Believe me, I've met many, many people who managed to learn a heck of a lot of language in a 3-month time span. More than you can imagine, in fact! And at the end of those 3 months, those same people were well-poised to make a solid push towards fluency in the coming months, or years.

So while I don't believe fluency is a worthwhile target in 3 months, I certainly believe it's worthwhile to learn as much as you can in that same time period.

But knowing we can’t reach fluency in 3 months leads us to a different question.

How much CAN you learn in 3 months?

The answer lies at the level just below B2, which is called B1.

According to the CEFR, the B1 is the first level where a learner can be considered an "independent user" of the language. I like to refer to this level of skill as "conversational fluency" - you're not fully fluent yet, but you're comfortable enough to speak and interact with others in a relatively smooth way, on a variety of common, everyday topics.

Someone at a B1 level:

  • Can understand the main points of clear standard input on familiar matters regularly encountered in work, school, leisure, etc.
  • Can deal with most situations likely to arise while traveling in an area where the language is spoken. 
  • Can produce simple connected text on topics which are familiar or of personal interest.
  • Can describe experiences and events, dreams, hopes & ambitions and briefly give reasons and explanations for opinions and plans.

I believe such a level is entirely attainable by most dedicated language learners, so long as 3 conditions are met:

  • Time on task
  • The "distance" between your native and target language
  • Life circumstances that are favorable for language learning

Let's talk about each of these a little more in depth:

Time on task

Three months is a little over 90 days. That might sound like a lot of time to get things done, but if you're an absolute beginner who wants to make a serious push towards a B1 level, then you're going to have to devote a huge chunk of that time to language learning, each and every day.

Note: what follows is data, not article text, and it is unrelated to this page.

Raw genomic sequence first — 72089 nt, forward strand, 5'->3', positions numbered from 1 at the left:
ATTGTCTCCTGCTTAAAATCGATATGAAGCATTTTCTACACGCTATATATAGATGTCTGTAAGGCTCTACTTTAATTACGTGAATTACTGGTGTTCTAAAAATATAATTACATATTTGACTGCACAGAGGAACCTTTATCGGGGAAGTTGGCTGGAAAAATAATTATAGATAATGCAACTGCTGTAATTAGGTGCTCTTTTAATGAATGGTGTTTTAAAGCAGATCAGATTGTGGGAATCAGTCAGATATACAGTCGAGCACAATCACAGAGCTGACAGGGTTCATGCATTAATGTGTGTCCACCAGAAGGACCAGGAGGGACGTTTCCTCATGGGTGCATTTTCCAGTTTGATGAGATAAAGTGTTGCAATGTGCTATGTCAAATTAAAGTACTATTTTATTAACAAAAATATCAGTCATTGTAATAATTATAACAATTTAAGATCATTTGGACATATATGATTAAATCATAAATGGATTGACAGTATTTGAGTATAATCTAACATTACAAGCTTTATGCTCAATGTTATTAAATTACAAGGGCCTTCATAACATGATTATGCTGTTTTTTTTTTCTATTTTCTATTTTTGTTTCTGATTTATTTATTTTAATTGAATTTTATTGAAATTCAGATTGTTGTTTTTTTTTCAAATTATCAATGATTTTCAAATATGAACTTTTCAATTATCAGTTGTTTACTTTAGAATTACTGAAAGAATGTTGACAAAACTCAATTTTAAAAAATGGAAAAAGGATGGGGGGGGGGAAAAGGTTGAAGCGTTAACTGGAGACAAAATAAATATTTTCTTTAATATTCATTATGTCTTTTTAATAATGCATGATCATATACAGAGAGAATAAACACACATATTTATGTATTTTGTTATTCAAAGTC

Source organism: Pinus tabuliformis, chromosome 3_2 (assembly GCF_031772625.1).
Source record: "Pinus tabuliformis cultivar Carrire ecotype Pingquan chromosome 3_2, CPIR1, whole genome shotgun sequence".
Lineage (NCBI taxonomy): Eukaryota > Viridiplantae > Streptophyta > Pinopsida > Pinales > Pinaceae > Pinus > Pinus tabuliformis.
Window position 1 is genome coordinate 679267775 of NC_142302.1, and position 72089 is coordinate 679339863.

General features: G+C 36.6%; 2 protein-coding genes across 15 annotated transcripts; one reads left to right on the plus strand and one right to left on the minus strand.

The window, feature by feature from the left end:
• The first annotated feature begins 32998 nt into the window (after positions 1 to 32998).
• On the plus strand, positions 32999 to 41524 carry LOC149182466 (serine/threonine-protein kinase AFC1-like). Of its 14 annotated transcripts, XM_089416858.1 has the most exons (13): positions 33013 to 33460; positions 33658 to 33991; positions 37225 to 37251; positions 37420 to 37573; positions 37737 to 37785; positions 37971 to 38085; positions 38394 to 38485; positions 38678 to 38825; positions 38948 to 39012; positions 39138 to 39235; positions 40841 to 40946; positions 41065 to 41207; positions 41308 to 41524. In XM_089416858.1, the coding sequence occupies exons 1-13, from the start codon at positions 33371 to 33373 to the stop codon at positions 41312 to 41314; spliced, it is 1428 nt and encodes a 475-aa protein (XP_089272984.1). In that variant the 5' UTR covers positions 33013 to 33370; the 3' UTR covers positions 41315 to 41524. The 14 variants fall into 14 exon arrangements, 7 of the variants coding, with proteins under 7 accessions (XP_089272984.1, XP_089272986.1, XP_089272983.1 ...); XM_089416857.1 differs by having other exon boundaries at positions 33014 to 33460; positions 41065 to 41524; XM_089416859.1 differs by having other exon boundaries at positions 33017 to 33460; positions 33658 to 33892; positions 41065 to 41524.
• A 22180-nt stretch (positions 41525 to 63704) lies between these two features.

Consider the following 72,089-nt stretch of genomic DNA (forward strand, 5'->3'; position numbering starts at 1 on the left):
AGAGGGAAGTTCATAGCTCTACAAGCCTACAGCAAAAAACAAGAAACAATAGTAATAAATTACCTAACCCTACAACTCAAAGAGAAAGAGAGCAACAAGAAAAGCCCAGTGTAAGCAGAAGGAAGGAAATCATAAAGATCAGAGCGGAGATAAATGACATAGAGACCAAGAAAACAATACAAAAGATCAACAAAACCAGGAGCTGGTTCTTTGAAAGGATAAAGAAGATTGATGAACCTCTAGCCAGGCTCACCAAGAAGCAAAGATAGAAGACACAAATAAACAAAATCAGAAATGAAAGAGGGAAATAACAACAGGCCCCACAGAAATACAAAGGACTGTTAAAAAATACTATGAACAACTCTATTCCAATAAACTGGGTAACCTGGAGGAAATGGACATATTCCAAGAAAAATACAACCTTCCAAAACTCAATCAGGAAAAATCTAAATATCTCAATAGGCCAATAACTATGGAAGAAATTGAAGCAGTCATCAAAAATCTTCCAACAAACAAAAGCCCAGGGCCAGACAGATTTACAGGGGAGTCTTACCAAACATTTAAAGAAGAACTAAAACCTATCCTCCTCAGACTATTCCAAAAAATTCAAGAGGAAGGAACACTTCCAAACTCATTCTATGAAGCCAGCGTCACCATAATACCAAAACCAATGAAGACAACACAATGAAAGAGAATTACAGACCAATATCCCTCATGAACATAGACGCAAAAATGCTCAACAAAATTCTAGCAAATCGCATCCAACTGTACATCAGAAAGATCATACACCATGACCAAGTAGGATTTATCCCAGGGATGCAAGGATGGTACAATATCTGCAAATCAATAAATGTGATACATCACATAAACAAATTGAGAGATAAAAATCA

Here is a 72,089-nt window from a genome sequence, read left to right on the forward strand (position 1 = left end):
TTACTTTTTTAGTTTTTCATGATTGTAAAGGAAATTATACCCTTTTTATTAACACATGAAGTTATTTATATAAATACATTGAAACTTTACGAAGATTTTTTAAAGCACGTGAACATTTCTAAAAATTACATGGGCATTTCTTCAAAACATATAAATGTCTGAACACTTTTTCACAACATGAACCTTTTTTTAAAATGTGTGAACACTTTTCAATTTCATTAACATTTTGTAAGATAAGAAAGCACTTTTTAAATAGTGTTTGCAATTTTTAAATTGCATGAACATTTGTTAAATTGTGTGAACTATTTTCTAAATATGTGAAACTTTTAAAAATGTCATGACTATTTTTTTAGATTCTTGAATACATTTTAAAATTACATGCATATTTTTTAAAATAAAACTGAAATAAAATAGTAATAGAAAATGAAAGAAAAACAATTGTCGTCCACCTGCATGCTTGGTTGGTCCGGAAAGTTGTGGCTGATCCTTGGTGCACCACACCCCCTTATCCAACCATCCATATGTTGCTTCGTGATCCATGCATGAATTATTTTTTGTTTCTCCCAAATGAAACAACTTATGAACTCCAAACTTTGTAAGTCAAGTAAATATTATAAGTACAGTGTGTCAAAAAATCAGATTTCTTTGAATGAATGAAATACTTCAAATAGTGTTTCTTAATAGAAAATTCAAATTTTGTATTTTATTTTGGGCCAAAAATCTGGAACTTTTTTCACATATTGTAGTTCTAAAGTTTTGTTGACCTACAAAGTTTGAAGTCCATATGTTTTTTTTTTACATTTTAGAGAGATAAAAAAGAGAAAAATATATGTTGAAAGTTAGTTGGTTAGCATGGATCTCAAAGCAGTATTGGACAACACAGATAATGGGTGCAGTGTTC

So, how many hours a day should you study a language?

To reach your three-month goal, you'll have to spend anywhere from 3 to 8 hours a day learning. That's practically a full-time job! If you don't have that amount of time to devote to your target language during those 3 months, it's simply not going to happen.

The "distance" between your native and target language

Your ability to quickly reach B1 in your target language will greatly depend on how similar (or how different) that language is from your mother tongue. 

Languages can differ in grammar, pronunciation, intonation, word order, and more. 

If the two languages are similar (like, say, English and Dutch), then great! Reaching B1 in three months is actually quite a reasonable goal for you.

But if the two languages are very different (like, for example, English and Japanese), even reaching a B1 is unlikely to happen in 3 months.

Let's make these examples a bit more concrete by taking one sentence, and translating it across each of these languages.

English & Dutch

First, two "close languages": English & Dutch

  • I heard that Amsterdam is a fantastic city. I want to live there.
  • Ik hoorde dat Amsterdam een fantastische stad is. Ik wil daar leven.

At a glance, it's possible to determine that English and Dutch share similar vocabulary:

 "I heard" vs "Ik hoorde" / "I want to live there" vs "Ik wil daar leven"

They even compose words in similar ways, and share a similar pronunciation. Plus, you can also tell that they share a similar word order: 

“I heard that: ik hoorde dat” / “I want to live there vs Ik wil daar leven”

English & Japanese

Let's now move on to our more "distant" pair of languages, English and Japanese:

  • I heard that Amsterdam is a fantastic city. I want to live there.
  • アムステルダムは素晴らしい町だと聞きました。私はそこに住みたいです。 (Amusuterudamu wa subarashī machi da to kikimashita. Watashi wa soko ni sumitai desu.)

Looking at the word order, the differences stand out right away. Translated word-by-word, the Japanese sentence literally means:

 “Amsterdam fantastic city to be I heard. I there live want to”. 

Pretty different, huh?